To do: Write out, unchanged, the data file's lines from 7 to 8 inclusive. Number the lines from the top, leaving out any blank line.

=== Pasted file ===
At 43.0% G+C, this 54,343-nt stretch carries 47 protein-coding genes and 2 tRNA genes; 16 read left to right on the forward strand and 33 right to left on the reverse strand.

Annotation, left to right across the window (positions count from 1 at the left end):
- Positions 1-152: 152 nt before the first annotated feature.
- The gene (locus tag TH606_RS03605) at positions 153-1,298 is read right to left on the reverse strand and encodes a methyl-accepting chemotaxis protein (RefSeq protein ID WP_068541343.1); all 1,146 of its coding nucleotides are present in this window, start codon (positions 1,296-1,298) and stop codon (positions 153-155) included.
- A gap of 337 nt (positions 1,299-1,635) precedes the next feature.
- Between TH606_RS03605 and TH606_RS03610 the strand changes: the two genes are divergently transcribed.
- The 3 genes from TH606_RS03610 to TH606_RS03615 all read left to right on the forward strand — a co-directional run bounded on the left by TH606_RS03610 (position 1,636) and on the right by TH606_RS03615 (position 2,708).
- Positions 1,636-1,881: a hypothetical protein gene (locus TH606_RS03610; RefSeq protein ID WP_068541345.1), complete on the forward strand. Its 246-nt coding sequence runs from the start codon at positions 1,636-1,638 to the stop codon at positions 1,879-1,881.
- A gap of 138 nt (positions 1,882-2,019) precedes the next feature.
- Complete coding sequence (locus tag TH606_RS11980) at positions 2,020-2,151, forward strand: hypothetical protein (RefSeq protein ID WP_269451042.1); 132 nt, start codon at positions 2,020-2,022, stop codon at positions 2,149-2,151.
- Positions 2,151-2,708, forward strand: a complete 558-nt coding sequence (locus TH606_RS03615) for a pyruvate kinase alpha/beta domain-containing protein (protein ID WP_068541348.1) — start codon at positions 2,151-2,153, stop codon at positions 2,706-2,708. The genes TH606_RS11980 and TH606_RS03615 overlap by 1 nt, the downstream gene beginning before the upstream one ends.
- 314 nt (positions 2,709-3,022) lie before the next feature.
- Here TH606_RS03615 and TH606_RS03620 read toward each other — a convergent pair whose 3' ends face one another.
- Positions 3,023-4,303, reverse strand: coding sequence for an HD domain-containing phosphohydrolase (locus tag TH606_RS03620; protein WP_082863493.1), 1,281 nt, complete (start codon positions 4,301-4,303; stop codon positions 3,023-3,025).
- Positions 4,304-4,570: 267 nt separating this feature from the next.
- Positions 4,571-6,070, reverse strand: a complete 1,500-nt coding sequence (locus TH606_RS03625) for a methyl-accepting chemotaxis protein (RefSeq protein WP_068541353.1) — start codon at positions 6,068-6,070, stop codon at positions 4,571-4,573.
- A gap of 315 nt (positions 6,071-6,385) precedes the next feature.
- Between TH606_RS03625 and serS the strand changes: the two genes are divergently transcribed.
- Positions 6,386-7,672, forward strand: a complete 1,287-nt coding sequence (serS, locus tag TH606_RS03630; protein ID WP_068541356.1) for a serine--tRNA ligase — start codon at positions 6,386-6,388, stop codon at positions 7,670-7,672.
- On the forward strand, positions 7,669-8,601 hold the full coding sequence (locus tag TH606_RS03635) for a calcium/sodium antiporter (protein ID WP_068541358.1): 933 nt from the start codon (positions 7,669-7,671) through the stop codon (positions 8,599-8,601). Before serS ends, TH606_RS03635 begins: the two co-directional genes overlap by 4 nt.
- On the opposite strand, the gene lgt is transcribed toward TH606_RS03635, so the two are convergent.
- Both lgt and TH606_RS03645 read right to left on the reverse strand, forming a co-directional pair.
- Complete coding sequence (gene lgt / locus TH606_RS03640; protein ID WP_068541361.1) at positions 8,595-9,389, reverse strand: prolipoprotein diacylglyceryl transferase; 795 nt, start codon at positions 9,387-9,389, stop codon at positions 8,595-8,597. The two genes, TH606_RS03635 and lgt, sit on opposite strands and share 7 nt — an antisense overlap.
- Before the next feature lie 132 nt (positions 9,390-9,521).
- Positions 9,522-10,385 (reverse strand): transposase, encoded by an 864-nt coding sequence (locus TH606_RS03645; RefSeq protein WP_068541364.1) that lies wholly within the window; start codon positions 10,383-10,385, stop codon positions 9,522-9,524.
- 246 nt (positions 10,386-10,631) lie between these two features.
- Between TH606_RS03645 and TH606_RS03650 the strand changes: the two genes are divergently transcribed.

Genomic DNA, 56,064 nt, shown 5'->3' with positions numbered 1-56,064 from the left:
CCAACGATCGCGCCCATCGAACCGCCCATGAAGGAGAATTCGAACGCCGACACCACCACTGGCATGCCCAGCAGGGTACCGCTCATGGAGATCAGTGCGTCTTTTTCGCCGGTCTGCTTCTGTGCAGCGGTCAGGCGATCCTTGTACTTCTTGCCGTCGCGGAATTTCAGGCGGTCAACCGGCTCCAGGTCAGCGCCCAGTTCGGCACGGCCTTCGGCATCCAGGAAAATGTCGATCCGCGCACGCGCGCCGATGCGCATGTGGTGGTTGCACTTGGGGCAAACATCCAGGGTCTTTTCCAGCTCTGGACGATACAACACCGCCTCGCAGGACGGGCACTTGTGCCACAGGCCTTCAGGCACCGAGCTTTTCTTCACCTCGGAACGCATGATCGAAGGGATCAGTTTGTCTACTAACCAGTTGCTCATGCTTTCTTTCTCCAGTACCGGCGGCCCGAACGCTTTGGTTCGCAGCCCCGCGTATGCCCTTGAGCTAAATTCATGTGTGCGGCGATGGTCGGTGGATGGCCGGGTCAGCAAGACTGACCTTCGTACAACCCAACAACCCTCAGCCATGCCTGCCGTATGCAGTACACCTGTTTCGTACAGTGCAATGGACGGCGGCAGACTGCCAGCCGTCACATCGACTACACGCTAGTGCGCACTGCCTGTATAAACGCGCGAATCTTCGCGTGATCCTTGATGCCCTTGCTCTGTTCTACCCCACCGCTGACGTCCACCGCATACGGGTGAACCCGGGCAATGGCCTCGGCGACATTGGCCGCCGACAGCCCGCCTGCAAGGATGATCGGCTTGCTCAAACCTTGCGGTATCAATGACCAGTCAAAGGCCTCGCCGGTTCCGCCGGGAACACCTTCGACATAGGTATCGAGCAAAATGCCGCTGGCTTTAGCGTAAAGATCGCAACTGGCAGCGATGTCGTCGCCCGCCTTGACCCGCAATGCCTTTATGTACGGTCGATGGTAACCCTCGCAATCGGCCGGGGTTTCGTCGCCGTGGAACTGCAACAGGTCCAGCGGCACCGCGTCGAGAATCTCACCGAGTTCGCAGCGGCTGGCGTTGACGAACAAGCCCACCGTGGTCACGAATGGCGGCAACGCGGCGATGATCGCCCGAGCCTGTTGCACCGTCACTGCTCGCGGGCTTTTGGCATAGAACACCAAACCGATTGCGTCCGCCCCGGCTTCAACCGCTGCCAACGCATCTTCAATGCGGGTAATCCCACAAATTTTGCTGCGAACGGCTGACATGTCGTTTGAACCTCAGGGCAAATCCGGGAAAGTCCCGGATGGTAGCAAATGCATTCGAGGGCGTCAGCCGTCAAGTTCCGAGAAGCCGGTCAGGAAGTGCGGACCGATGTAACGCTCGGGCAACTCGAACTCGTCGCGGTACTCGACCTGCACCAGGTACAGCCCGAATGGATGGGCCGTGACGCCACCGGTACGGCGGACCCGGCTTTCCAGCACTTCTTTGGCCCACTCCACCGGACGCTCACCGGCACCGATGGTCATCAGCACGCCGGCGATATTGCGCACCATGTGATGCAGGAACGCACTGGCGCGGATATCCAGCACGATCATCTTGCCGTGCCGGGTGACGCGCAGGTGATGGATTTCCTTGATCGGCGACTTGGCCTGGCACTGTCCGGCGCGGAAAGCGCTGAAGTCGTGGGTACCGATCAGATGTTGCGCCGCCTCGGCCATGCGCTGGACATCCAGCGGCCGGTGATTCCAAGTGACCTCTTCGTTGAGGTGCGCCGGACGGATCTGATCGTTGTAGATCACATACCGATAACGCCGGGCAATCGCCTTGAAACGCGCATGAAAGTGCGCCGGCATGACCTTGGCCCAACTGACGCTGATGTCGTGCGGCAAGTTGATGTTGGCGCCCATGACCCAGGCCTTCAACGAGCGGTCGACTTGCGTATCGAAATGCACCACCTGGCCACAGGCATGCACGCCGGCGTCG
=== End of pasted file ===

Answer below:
- The 3 genes from TH606_RS03610 to TH606_RS03615 all read left to right on the forward strand — a co-directional run bounded on the left by TH606_RS03610 (position 1,636) and on the right by TH606_RS03615 (position 2,708).
- Positions 1,636-1,881: a hypothetical protein gene (locus TH606_RS03610; RefSeq protein ID WP_068541345.1), complete on the forward strand. Its 246-nt coding sequence runs from the start codon at positions 1,636-1,638 to the stop codon at positions 1,879-1,881.